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|Title:||The Effects of Environmental Living Conditions on Adult Neurogenesis and Behavior|
|Abstract:||It has been shown in rodent model systems that living in an ‘enriched’ environment in the laboratory can enhance brain plasticity. However, no previous studies have examined the effects on brain plasticity of living in a truly naturalistic setting. In part one of this study, we investigated whether living outside at the Stony Ford Field Center would affect neuronal growth in the hippocampus of adult mice and found that within just two weeks, a substantial increase in the number of immature neurons could be detected compared to mice living in a laboratory setting. To further explore the effects on neurogenesis of living in a naturalistic environment, but in a more controlled fashion, a second study was performed to investigate the effects on brain plasticity of adult rats living in a visible burrow system. Unlike previous ‘enriched’ controlled laboratory studies, this latter study included mixed sex cohorts of rats to promote competition among the males and provide opportunities for sexual activity. Though there was no effect of enrichment on neurogenesis, sexual activity, dominance, and neurogenesis measures were compared, revealing that dominance behaviors were associated with adult neurogenesis. Additionally, there was an association between sexual encounters and dominance behavior in male rats. This association suggests that sexual experience may increase adult neurogenesis, an association that has been reported in previous studies. Taken together, these studies suggest that multiple factors in an enriched environment are capable of increasing adult neurogenesis.|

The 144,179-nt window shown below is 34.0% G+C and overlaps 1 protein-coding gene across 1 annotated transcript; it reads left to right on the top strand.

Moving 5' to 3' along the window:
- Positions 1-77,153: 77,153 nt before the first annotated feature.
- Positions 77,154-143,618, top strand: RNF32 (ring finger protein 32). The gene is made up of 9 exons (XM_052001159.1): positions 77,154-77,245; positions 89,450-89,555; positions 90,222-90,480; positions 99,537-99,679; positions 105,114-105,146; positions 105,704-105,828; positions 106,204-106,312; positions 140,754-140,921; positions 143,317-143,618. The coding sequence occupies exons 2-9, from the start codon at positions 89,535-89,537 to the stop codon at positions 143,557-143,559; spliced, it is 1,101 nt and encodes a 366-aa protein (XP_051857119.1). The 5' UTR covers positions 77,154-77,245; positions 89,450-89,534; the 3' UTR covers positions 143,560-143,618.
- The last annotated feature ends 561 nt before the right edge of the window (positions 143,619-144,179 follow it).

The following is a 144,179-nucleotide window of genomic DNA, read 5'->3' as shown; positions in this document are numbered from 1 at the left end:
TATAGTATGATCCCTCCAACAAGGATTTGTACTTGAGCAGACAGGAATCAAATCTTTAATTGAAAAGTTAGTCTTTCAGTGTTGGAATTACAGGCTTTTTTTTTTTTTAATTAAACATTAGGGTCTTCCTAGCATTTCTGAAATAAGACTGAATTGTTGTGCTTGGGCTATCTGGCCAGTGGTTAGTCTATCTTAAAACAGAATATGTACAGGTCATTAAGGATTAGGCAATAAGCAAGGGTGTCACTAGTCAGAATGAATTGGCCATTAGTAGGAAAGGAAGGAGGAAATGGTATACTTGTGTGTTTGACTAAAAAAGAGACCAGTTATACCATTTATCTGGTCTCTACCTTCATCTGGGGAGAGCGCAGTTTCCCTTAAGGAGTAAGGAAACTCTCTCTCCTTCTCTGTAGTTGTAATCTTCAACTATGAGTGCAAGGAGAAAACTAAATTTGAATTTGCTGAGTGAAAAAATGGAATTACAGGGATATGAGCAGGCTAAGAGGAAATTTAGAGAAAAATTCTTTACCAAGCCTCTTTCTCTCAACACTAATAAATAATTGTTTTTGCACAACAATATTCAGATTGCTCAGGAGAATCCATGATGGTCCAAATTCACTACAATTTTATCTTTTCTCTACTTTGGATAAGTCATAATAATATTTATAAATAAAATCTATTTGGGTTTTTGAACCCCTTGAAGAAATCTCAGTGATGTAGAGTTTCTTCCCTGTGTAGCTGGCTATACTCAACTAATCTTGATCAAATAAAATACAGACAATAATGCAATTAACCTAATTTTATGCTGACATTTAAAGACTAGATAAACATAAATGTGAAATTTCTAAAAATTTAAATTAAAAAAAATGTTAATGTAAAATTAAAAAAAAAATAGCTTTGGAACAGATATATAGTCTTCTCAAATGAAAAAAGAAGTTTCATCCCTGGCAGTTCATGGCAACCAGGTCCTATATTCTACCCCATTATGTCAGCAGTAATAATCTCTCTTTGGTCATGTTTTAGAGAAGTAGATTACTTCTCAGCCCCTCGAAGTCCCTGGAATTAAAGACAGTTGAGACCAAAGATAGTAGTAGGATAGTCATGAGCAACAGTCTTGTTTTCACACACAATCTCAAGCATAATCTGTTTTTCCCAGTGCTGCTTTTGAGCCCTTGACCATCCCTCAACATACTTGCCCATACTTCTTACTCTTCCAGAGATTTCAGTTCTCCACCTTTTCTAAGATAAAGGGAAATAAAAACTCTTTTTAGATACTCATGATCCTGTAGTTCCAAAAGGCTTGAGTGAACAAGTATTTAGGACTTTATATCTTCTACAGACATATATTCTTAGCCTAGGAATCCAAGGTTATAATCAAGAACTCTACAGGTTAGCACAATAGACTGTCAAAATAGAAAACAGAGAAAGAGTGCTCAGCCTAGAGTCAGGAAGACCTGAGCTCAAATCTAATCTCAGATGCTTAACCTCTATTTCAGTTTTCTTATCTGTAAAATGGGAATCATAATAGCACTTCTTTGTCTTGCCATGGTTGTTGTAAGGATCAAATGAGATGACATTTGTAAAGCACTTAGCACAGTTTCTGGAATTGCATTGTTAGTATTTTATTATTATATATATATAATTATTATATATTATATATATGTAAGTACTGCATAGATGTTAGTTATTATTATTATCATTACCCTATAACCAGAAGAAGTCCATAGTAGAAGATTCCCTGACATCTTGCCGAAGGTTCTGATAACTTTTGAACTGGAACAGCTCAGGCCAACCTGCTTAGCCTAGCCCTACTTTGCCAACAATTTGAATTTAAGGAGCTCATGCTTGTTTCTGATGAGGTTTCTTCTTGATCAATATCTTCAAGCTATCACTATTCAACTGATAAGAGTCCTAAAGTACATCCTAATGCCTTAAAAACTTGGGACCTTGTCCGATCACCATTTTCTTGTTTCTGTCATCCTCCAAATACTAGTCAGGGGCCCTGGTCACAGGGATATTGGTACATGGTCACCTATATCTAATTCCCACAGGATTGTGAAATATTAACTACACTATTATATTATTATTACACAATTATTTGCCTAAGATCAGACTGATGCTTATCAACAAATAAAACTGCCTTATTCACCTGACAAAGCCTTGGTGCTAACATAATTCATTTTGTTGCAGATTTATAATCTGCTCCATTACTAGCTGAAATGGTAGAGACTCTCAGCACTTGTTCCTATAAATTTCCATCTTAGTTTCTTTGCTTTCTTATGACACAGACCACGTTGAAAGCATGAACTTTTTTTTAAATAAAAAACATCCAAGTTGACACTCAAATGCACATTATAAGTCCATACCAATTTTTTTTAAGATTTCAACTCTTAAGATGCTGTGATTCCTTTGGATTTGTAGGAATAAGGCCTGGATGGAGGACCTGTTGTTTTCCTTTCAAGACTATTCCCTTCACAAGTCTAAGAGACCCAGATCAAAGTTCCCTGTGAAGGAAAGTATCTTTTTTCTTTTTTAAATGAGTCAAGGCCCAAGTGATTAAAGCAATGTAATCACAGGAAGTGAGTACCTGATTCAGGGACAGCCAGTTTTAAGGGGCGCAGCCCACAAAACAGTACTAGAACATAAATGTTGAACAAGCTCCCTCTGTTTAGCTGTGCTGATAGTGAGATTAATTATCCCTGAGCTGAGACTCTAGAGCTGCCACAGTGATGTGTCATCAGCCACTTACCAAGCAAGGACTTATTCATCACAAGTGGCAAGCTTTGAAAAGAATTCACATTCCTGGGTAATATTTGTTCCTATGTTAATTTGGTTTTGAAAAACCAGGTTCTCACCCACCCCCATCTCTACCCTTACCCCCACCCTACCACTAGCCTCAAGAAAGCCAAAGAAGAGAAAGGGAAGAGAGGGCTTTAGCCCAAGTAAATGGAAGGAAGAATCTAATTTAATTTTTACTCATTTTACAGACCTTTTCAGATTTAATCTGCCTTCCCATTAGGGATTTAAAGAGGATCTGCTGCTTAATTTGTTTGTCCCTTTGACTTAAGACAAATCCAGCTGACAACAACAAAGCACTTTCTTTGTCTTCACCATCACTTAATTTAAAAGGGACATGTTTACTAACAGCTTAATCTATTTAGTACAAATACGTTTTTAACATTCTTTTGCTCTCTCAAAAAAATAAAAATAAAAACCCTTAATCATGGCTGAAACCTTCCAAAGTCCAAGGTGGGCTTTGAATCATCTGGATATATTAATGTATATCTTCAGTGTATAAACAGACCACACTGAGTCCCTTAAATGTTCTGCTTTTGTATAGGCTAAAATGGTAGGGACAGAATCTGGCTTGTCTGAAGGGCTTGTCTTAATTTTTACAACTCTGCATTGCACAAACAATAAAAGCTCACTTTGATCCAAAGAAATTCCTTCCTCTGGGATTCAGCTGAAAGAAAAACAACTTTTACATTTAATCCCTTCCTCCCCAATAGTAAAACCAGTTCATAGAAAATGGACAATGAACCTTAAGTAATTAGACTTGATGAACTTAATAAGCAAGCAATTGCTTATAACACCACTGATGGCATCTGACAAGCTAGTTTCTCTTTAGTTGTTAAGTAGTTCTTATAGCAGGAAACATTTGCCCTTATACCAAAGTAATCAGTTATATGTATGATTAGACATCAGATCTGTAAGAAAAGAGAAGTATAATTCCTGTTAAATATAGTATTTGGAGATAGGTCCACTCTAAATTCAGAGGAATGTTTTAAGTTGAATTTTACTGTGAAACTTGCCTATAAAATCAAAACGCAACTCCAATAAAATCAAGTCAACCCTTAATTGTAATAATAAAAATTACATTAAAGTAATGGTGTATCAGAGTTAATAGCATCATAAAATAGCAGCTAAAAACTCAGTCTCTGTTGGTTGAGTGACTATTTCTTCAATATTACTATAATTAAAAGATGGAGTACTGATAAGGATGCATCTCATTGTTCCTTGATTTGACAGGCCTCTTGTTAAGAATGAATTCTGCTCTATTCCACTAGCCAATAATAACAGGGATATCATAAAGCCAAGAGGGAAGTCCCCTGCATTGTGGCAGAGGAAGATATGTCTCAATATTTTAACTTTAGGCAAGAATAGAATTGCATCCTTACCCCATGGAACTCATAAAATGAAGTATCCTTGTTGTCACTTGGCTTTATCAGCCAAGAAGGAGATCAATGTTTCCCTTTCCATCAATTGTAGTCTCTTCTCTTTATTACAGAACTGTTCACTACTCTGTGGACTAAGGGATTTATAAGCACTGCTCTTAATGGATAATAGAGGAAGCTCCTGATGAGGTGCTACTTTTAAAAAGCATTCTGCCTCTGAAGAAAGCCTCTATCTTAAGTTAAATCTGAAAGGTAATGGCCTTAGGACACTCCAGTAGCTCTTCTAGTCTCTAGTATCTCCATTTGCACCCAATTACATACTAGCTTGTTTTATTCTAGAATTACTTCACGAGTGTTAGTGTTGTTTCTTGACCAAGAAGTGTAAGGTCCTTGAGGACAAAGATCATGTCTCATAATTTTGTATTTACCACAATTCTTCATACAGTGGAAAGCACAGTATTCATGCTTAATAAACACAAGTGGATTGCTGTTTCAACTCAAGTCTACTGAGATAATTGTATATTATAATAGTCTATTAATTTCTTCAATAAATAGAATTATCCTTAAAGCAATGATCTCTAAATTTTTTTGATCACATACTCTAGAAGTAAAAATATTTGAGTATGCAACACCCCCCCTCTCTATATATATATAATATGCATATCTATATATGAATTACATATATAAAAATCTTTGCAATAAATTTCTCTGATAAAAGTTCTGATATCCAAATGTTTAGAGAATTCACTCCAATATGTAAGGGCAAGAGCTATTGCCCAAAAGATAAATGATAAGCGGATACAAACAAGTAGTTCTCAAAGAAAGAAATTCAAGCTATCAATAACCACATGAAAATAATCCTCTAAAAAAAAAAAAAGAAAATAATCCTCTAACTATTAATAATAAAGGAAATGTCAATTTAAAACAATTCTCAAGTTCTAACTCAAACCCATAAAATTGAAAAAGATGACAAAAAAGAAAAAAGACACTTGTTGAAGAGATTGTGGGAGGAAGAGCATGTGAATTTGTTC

|Type of Material:||Princeton University Senior Theses|
|Appears in Collections:||Psychology, 1930-2017|
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